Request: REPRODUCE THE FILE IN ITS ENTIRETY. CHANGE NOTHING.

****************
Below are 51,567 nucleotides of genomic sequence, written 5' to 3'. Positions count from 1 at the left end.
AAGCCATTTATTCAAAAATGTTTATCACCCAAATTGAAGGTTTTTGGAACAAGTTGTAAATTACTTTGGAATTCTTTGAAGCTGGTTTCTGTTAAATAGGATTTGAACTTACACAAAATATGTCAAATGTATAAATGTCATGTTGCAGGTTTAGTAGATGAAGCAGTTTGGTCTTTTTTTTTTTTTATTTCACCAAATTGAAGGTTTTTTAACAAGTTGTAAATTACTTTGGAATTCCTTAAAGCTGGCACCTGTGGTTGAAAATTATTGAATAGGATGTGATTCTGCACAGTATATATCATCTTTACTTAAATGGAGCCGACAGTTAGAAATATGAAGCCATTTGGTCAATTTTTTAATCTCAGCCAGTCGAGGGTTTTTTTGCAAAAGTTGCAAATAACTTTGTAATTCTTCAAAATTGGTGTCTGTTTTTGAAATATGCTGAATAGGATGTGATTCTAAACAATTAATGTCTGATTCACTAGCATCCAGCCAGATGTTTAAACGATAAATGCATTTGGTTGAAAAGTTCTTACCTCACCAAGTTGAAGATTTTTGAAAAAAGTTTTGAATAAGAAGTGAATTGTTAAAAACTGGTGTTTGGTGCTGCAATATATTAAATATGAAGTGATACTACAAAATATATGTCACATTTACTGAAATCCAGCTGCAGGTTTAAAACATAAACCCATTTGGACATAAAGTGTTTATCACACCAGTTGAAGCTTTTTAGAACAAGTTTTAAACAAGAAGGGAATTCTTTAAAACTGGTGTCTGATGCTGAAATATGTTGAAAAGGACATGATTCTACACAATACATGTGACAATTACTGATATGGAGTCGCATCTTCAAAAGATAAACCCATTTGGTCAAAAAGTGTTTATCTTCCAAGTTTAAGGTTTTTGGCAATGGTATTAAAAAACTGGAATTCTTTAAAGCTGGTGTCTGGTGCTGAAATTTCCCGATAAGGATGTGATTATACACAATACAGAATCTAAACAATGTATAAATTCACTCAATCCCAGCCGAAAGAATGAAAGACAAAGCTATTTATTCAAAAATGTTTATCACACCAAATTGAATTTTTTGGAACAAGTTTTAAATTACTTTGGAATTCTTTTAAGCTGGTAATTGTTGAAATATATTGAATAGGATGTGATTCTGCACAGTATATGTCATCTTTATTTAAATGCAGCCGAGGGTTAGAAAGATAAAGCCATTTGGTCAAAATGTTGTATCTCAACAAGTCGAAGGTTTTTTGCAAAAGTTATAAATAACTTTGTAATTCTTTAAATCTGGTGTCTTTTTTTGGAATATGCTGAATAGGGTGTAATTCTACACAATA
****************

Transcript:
Below are 51,567 nucleotides of genomic sequence, written 5' to 3'. Positions count from 1 at the left end.
AAGCCATTTATTCAAAAATGTTTATCACCCAAATTGAAGGTTTTTGGAACAAGTTGTAAATTACTTTGGAATTCTTTGAAGCTGGTTTCTGTTAAATAGGATTTGAACTTACACAAAATATGTCAAATGTATAAATGTCATGTTGCAGGTTTAGTAGATGAAGCAGTTTGGTCTTTTTTTTTTTTTATTTCACCAAATTGAAGGTTTTTTAACAAGTTGTAAATTACTTTGGAATTCCTTAAAGCTGGCACCTGTGGTTGAAAATTATTGAATAGGATGTGATTCTGCACAGTATATATCATCTTTACTTAAATGGAGCCGACAGTTAGAAATATGAAGCCATTTGGTCAATTTTTTAATCTCAGCCAGTCGAGGGTTTTTTTGCAAAAGTTGCAAATAACTTTGTAATTCTTCAAAATTGGTGTCTGTTTTTGAAATATGCTGAATAGGATGTGATTCTAAACAATTAATGTCTGATTCACTAGCATCCAGCCAGATGTTTAAACGATAAATGCATTTGGTTGAAAAGTTCTTACCTCACCAAGTTGAAGATTTTTGAAAAAAGTTTTGAATAAGAAGTGAATTGTTAAAAACTGGTGTTTGGTGCTGCAATATATTAAATATGAAGTGATACTACAAAATATATGTCACATTTACTGAAATCCAGCTGCAGGTTTAAAACATAAACCCATTTGGACATAAAGTGTTTATCACACCAGTTGAAGCTTTTTAGAACAAGTTTTAAACAAGAAGGGAATTCTTTAAAACTGGTGTCTGATGCTGAAATATGTTGAAAAGGACATGATTCTACACAATACATGTGACAATTACTGATATGGAGTCGCATCTTCAAAAGATAAACCCATTTGGTCAAAAAGTGTTTATCTTCCAAGTTTAAGGTTTTTGGCAATGGTATTAAAAAACTGGAATTCTTTAAAGCTGGTGTCTGGTGCTGAAATTTCCCGATAAGGATGTGATTATACACAATACAGAATCTAAACAATGTATAAATTCACTCAATCCCAGCCGAAAGAATGAAAGACAAAGCTATTTATTCAAAAATGTTTATCACACCAAATTGAATTTTTTGGAACAAGTTTTAAATTACTTTGGAATTCTTTTAAGCTGGTAATTGTTGAAATATATTGAATAGGATGTGATTCTGCACAGTATATGTCATCTTTATTTAAATGCAGCCGAGGGTTAGAAAGATAAAGCCATTTGGTCAAAATGTTGTATCTCAACAAGTCGAAGGTTTTTTGCAAAAGTTATAAATAACTTTGTAATTCTTTAAATCTGGTGTCTTTTTTTGGAATATGCTGAATAGGGTGTAATTCTACACAATA